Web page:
Yesterday, December 13, 2012, the Michigan Association of Certified Public Accountants (“MACPA”) hosted its annual Gaming Industry Forum at the Suburban Collection Showplace in Novi.  The conference focused on legal, regulatory and financial issues facing the Michigan gaming industry, and included a number of presentations on topics ranging from casino operation audits to an update on Indian gaming law issues.

The event was moderated by Bruce Dall, the Senior Vice President of Finance & Administration/CFO at MotorCity Casino Hotel, who also presented a primer on reviewing casino financial statements and further reflected on some of the lessons that he has learned during the maturation of the Michigan gaming market.  Donald McGehee, Division Chief of the Alcohol & Gaming Enforcement Division of the Michigan Attorney General’s Office, noted that the Michigan Gaming Control Board (MGCB) has sought to take a number of positive steps to improve the regulatory environment as the industry has evolved in Michigan.  He indicated that steps have been taken by the MGCB Board on a proactive basis to raise thresholds for nongaming suppliers and to work on the constant improvement of the system of regulation. During a separate presentation, Erik Pedersen, the Deputy Director of the Gaming and Horse Racing Regulation Division of the MGCB, noted that the MGCB continues to strive for improvements and has been monitoring the recent recommendations made by the AGA Whitepaper on Regulatory Reform in evaluating its approach to licensing and regulation.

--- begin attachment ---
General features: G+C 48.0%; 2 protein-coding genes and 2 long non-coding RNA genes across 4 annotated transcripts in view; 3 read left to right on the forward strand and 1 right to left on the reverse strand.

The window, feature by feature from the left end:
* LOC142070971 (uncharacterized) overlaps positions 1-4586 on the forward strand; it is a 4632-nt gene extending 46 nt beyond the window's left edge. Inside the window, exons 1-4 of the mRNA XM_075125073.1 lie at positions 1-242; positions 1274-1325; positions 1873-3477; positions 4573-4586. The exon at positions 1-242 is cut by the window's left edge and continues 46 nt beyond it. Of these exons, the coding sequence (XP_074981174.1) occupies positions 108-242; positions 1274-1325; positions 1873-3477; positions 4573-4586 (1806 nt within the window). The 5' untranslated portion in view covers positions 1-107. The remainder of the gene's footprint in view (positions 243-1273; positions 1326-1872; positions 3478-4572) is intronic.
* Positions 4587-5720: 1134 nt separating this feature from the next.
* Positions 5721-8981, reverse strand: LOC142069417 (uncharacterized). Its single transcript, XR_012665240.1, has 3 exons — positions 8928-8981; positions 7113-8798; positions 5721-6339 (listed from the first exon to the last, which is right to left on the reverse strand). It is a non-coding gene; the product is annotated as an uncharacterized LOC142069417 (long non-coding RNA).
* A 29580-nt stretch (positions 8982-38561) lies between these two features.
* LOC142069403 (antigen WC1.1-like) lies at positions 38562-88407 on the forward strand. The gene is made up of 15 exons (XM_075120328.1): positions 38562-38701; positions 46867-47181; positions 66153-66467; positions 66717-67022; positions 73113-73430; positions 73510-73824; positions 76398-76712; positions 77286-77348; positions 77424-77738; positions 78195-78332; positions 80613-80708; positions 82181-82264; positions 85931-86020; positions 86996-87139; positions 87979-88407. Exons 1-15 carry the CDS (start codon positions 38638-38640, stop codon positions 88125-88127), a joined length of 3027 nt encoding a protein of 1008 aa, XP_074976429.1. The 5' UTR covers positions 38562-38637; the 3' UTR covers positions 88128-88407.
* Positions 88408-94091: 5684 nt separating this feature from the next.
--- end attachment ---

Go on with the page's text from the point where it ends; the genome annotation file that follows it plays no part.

The event’s keynote presentation featured Roger Gros, the publisher of Global Gaming Business Magazine, who discussed the current state of the national gaming industry and explained the important role that the Michigan market has in the industry.  Mr. Gros noted that the Detroit casino operators have done a wonderful job of developing first-rate properties in an increasingly competitive market place. 

David Waddell of Regulatory Management Counselors, P.C. focused his presentation on the unique financing issues facing commercial and Native American casino properties.  In his discussion, Mr. Waddell pointed out that, as casinos are mainstream businesses, they should be entitled to the same predictable system of taxation as any other industry, and that, even though the gaming industry is highly regulated, an open dialogue between the casino operators and gaming regulators can nonetheless allow a casino to efficiently access the capital markets. He also pointed out that the gaming industry is unique with respect to the number of jobs it creates, the level of capital investment it brings to the community, and the significant extra tax burden that casinos are subjected to when compared to other forms of entertainment venues and businesses. 

Additional details regarding the MACPA’s Gaming Industry Forum can be found at the following link:


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